The objective of this manuscript is to review a single institution’s experience with superficial or total parotidectomy in outpatient and observation/inpatient groups. All patients who underwent superficial or total parotidectomy between 2009 and 2015 were identified. Patients were excluded if they had undergone concurrent surgery such as neck dissection, had prior radiation treatment or surgery at the operative site. Main outcomes were perioperative complications in both groups. 215 consecutive patients were included in the study, 116 (54%) patients in the inpatient group and 99 (46%) in the outpatient group. Aside from a higher observed rate of cardiac disease in the outpatient group (24.2 vs. 11.2%, p = 0.014) and larger mean body mass index (BMI) in the inpatient group (32.448 vs. 30.034, p = 0.017), there were no significant differences for age, sex or smoking status. Average operative time differed between groups with 2 h 42 min for inpatients and 2 h 18 min for outpatients (p < 0.001). There were 26 complications in the inpatient group (22.4%, including two hematomas) and 8 in the outpatient group (8.1%). The rate of seroma/sialocele formation was significantly higher in the inpatient group at 15.5% (n = 18) compared with the outpatient group at 3% (n = 3, p = 0.001). Our study shows that parotidectomy, superficial or total, was performed safely as an outpatient procedure without significant increase in complications when compared to patients observed for at least one night after surgery.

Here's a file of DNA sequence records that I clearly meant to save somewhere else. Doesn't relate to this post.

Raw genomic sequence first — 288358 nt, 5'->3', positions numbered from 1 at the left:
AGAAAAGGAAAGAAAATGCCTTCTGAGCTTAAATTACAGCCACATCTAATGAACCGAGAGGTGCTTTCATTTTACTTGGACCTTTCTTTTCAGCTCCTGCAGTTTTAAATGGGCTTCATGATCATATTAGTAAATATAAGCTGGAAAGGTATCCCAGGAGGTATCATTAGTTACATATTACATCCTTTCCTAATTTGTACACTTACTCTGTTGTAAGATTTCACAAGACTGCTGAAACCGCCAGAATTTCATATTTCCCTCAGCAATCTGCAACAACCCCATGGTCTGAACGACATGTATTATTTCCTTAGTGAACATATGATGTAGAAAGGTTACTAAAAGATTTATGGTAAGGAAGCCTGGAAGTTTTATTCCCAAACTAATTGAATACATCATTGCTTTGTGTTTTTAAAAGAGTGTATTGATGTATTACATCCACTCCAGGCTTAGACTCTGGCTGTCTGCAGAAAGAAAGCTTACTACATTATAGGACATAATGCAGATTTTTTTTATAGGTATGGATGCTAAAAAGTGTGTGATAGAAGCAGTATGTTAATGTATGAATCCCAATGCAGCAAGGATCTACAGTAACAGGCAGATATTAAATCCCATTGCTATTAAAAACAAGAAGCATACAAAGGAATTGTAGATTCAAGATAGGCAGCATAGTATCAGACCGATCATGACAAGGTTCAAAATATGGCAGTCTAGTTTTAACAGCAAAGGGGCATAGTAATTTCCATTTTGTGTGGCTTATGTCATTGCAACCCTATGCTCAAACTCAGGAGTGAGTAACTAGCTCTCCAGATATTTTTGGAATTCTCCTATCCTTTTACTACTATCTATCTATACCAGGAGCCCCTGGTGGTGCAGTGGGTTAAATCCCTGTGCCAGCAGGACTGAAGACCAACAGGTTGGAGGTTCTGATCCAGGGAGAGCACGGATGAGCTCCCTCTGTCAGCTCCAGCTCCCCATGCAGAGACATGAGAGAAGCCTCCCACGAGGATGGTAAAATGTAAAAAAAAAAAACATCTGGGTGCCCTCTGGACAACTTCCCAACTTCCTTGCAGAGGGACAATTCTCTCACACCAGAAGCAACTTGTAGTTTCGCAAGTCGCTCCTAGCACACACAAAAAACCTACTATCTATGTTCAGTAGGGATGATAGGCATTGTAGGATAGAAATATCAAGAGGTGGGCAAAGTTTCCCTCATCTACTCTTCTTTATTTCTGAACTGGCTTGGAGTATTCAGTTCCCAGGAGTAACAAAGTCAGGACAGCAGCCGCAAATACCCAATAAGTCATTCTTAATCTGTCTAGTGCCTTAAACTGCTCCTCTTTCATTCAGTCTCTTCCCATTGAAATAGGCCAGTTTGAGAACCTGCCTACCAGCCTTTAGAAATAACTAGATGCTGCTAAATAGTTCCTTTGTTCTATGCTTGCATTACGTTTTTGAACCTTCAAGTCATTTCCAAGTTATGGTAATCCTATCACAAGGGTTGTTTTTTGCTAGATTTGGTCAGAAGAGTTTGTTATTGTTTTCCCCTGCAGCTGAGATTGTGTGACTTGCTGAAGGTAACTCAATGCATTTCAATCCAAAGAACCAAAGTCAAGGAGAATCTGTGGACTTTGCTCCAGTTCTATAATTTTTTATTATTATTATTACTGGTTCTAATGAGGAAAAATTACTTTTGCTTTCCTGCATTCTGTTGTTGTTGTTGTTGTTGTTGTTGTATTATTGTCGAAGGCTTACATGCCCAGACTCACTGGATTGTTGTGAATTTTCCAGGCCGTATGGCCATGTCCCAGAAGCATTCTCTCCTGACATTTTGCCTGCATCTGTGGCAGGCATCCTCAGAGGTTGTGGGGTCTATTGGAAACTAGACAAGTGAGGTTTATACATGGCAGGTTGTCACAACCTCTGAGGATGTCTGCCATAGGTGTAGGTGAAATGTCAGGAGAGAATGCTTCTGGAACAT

|Number of pages||6|
|Journal||European Archives of Oto-Rhino-Laryngology|
|State||Published - Sep 1 2017|
Bibliographical noteFunding Information:
Dr. Charnigo’s research is supported by grant UL1TR001998 from the National Center for Advancing Translational Sciences of the National Institutes of Health. The content is solely the responsibility of the authors and does not necessarily represent the official views of the National Institutes of Health.
© 2017, Springer-Verlag GmbH Germany.
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